By Drew AIles
By Taylor Boylston
By Bree Davies
By Emerald O'Brien
By Gina Tron
By Jon Solomon
By Drew Ailes
At the Lion's Lair during the waning hours of a Thursday in late August, the hipsters have gathered. Knots of musicians, fans and hangers-on cluster around the venue's bar, patting backs, exchanging gossip and otherwise epitomizing all that is fresh and modern and now about nightlife in the Nineties. In other words, they look nothing like the man they've come to see.
"I just got a request for a murder song," says Ralph Gean. As the crowd lets out a cheer, Gean, 53, offers an orthodontically suspect smile. He's wearing a gaudy Hawaiian shirt that disappears under the waistband of stretch pants that are belted around his considerable midsection, and his stoop-shouldered stance and non-threatening demeanor don't exactly cry out "rock intensity." But when Gean begins flailing away at an acoustic guitar so timeworn and flimsy that it threatens to snap in his hands, the effect is curiously riveting. And so, too, are his lyrics, which he croons in a deep, rich Texas baritone:
The man you see
Yes I'm gonna be
On a killing spree
Underneath the moon
The full and shining moon
As the Lair's patrons whoop, Gean bugs out his friendly, hangdog eyes and chuckles. The words to his ditty are dangerous, but its simple melody, which bespeaks the influence of early rockabilly, is almost impossibly jaunty. Soon, everyone in the joint, from dour poseurs to grimy derelicts taking a brief respite from the sights and sounds of East Colfax, are swaying along to the beat. By the final verse, Gean is practically leading a sing-along.
I need a thrill
A perfect kill
Carrie Lee or Jane
Or Jack and Jill
Anyone will do
A doctor, nurse or you
Amid the applause that greets Gean's final chord, a young woman wearing a skintight black minidress and smoking a cigarette dangling from the tip of a lengthy holder greets three friends who've just entered the room. "Hurry up, hurry up," she urges them. "You've got to hear this guy. He's like nothing you've seen in your life!"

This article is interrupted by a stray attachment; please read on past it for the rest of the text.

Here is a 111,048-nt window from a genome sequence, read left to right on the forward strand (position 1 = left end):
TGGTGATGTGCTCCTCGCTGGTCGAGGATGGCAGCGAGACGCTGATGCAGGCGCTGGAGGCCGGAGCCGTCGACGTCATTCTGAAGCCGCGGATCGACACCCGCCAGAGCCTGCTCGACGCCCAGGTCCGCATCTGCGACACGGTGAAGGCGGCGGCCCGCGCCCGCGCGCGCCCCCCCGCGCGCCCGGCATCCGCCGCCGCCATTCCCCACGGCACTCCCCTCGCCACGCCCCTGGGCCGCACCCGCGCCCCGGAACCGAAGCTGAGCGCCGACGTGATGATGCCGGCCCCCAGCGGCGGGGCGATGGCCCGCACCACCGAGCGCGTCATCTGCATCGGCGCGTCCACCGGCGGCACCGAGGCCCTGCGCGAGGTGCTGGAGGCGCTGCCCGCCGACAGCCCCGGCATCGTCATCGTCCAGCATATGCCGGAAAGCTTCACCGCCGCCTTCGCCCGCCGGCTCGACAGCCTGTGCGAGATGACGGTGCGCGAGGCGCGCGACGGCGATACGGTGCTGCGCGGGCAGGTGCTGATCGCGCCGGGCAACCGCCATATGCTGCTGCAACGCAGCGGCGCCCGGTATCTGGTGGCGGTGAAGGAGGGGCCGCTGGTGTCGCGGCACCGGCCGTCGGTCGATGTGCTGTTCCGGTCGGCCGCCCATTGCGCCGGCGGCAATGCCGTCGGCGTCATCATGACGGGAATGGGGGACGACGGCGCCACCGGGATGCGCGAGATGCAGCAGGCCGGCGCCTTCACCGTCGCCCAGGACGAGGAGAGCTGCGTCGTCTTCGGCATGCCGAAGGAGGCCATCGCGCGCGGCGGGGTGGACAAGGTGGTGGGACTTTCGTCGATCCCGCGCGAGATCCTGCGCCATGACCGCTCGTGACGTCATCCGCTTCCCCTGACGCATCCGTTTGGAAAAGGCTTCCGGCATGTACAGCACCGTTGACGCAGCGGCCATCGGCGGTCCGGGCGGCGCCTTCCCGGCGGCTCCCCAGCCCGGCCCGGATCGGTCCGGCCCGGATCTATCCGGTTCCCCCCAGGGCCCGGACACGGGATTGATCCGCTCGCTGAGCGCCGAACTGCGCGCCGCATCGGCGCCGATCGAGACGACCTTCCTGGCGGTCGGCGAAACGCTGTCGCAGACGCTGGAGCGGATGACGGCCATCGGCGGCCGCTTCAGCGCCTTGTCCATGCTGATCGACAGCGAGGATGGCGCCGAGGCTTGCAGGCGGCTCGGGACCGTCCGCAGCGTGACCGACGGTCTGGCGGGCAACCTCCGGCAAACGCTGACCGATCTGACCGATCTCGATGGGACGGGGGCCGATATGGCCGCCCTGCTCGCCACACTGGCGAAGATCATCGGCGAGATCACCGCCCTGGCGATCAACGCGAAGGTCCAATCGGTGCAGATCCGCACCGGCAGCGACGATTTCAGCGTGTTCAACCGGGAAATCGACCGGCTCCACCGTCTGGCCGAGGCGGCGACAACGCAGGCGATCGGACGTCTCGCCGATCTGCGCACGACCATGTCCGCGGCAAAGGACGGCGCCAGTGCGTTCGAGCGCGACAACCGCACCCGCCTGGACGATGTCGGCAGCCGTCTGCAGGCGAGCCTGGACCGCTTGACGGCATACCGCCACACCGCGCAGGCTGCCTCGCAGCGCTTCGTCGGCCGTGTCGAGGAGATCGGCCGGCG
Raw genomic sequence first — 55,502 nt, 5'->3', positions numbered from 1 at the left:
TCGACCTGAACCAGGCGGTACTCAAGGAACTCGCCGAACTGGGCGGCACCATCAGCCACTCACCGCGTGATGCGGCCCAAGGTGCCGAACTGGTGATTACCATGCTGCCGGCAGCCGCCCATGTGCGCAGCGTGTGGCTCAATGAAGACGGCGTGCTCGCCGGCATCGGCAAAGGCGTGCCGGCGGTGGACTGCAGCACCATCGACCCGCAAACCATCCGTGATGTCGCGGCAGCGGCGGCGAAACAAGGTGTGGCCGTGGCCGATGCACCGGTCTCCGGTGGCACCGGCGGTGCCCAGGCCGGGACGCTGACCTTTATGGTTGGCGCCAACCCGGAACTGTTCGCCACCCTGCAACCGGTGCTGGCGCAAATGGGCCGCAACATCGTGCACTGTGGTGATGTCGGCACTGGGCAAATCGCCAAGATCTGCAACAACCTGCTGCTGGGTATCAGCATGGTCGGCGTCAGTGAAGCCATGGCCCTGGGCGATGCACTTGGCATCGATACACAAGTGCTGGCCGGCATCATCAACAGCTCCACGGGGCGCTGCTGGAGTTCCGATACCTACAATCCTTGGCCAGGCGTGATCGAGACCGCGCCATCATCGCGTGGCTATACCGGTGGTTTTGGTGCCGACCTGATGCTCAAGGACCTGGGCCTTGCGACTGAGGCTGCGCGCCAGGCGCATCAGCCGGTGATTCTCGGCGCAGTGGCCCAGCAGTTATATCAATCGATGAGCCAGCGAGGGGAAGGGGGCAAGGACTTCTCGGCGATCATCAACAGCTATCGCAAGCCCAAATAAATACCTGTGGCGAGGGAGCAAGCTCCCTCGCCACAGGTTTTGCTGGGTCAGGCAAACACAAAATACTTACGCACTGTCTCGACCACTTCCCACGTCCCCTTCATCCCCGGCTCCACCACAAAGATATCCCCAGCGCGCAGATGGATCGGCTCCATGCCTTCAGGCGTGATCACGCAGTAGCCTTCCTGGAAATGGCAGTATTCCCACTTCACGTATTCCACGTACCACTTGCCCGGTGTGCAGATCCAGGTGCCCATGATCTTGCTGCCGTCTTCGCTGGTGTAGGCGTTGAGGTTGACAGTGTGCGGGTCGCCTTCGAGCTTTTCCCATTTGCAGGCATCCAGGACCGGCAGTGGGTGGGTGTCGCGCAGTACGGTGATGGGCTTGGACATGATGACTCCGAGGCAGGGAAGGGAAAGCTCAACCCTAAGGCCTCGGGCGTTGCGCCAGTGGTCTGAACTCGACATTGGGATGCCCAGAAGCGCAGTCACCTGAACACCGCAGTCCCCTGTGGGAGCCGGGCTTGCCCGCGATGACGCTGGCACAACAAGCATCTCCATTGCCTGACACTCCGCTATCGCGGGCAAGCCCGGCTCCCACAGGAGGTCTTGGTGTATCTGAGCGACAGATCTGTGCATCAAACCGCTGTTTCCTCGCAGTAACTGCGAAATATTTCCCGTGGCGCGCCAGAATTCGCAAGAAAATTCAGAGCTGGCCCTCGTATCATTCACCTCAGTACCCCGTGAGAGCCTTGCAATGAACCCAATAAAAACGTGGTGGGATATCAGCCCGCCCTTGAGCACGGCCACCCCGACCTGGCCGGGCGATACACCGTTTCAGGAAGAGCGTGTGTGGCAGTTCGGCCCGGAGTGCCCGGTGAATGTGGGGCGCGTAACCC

Just before the evening's engagement, Gean is holding court near the Lair's entrance when John Spencer, a stocky, middle-aged man with a soft handshake and a thousand-yard stare, pushes a pack of smokes to within an inch or two of his face. "Look at these," Spencer says in a quiet but edgy voice. "These are the best-priced cigarettes in town. The best."
"That's good, John," Gean replies gently. He backs up a step, then asks, "Are you sure you can't stay?"
"I can't stay," Spencer confirms. "I can't stay. I need to go and have a cigarette."
As Spencer rumbles into the night, Gean explains, "John is my friend, but he's also my line of work. When I first got to Denver back in 1987, a friend of mine spotted an ad in the paper looking for somebody to take care of a guy. I thought he might be an invalid, which was okay with me, since I worked as an orderly back in 1974. But it turned out to be John. And he's rich."
In fact, Spencer is the heir to a mining fortune. "It's probably in the millions," Gean guesses. However, Spencer has what Gean describes carefully as "some emotional problems"--and because of his condition, the money willed him by his parents at the time of their deaths was placed in a trust. The overseers of these funds subsequently decided that while Spencer was self-sufficient enough to live outside an institution, he still needed some supervision. Hence the hiring of Gean, who lives with Spencer in a condo on the east side of the metro area.
"All I have to do is make sure he doesn't get into trouble or accidentally hurt himself," Gean says. "And really, it's the easiest thing I've ever done in my life, since John is able to do just about everything for himself. He works at Bayaud Industries, and he spends every dime he makes on the Lotto. He's won a few hundred dollars that way, and when he wins, it makes him really happy--I don't think he has any idea how much money he really has. And they pay me to take him on vacations, too. We recently toured the sites of famous Western gunfights--I went to 204 different places, and John was with me for 186 of them. I'm telling you, this is the kind of job I've always dreamed about."
Actually, Gean's dreams more often revolve around music. With a few more breaks, he feels that he might have given Elvis Presley, whose recordings and memorabilia he avidly collects, a substantial amount of competition; as he states in the title of one of his typically eccentric numbers, "I'm What Would Have Been If What Is Hadn't Happened." But even if he hasn't yet reached his goals, Gean has lived an idiosyncratic life while shooting for them. He was a recording artist in the Sixties. He was a polygamous member of an outlawed Mormon group in the Seventies. He was a street musician living off the kindness of strangers in the Eighties. And in the Nineties, he's the latest favorite of the local music-scene intelligentsia, thanks to his ability to mix disparate covers (he does both "That's All Right" and "The Tide Is High") with his own exceedingly quirky compositions. "I don't know how I got here," Gean confesses, grinning, "but I'm glad to be where I'm at."